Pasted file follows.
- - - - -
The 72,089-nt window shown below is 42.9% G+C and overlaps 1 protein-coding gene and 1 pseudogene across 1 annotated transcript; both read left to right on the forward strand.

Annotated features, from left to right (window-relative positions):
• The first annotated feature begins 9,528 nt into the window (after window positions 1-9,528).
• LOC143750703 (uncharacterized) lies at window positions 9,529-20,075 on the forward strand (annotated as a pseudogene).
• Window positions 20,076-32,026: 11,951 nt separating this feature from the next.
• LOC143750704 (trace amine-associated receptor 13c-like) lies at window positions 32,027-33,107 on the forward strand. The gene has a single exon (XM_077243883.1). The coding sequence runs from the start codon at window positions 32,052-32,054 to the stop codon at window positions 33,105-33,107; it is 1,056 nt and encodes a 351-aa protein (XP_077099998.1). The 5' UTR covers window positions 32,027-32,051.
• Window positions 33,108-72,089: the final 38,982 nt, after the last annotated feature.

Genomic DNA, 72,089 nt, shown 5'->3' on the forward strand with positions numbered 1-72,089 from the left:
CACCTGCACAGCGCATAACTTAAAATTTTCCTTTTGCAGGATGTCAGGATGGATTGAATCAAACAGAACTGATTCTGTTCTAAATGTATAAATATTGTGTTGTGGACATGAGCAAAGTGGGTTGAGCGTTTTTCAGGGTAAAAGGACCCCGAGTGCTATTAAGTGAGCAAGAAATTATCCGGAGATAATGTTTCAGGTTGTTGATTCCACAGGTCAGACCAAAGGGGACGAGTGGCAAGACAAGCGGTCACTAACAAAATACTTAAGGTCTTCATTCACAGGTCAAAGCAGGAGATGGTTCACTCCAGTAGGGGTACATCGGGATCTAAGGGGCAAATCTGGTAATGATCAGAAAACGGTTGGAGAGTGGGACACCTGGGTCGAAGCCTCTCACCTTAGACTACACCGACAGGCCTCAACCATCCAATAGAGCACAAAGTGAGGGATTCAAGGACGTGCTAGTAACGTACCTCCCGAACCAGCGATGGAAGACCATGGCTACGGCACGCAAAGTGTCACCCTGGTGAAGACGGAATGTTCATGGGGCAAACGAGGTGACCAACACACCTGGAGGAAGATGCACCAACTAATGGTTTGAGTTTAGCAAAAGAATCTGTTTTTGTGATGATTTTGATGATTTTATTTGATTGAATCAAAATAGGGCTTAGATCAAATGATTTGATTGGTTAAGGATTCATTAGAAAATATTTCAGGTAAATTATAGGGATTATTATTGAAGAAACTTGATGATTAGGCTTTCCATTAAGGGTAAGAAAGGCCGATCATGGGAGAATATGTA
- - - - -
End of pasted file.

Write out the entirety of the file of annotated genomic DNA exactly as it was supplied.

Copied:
The 72,089-nt window shown below is 42.9% G+C and overlaps 1 protein-coding gene and 1 pseudogene across 1 annotated transcript; both read left to right on the forward strand.

Annotated features, from left to right (window-relative positions):
• The first annotated feature begins 9,528 nt into the window (after window positions 1-9,528).
• LOC143750703 (uncharacterized) lies at window positions 9,529-20,075 on the forward strand (annotated as a pseudogene).
• Window positions 20,076-32,026: 11,951 nt separating this feature from the next.
• LOC143750704 (trace amine-associated receptor 13c-like) lies at window positions 32,027-33,107 on the forward strand. The gene has a single exon (XM_077243883.1). The coding sequence runs from the start codon at window positions 32,052-32,054 to the stop codon at window positions 33,105-33,107; it is 1,056 nt and encodes a 351-aa protein (XP_077099998.1). The 5' UTR covers window positions 32,027-32,051.
• Window positions 33,108-72,089: the final 38,982 nt, after the last annotated feature.

Genomic DNA, 72,089 nt, shown 5'->3' on the forward strand with positions numbered 1-72,089 from the left:
CACCTGCACAGCGCATAACTTAAAATTTTCCTTTTGCAGGATGTCAGGATGGATTGAATCAAACAGAACTGATTCTGTTCTAAATGTATAAATATTGTGTTGTGGACATGAGCAAAGTGGGTTGAGCGTTTTTCAGGGTAAAAGGACCCCGAGTGCTATTAAGTGAGCAAGAAATTATCCGGAGATAATGTTTCAGGTTGTTGATTCCACAGGTCAGACCAAAGGGGACGAGTGGCAAGACAAGCGGTCACTAACAAAATACTTAAGGTCTTCATTCACAGGTCAAAGCAGGAGATGGTTCACTCCAGTAGGGGTACATCGGGATCTAAGGGGCAAATCTGGTAATGATCAGAAAACGGTTGGAGAGTGGGACACCTGGGTCGAAGCCTCTCACCTTAGACTACACCGACAGGCCTCAACCATCCAATAGAGCACAAAGTGAGGGATTCAAGGACGTGCTAGTAACGTACCTCCCGAACCAGCGATGGAAGACCATGGCTACGGCACGCAAAGTGTCACCCTGGTGAAGACGGAATGTTCATGGGGCAAACGAGGTGACCAACACACCTGGAGGAAGATGCACCAACTAATGGTTTGAGTTTAGCAAAAGAATCTGTTTTTGTGATGATTTTGATGATTTTATTTGATTGAATCAAAATAGGGCTTAGATCAAATGATTTGATTGGTTAAGGATTCATTAGAAAATATTTCAGGTAAATTATAGGGATTATTATTGAAGAAACTTGATGATTAGGCTTTCCATTAAGGGTAAGAAAGGCCGATCATGGGAGAATATGTA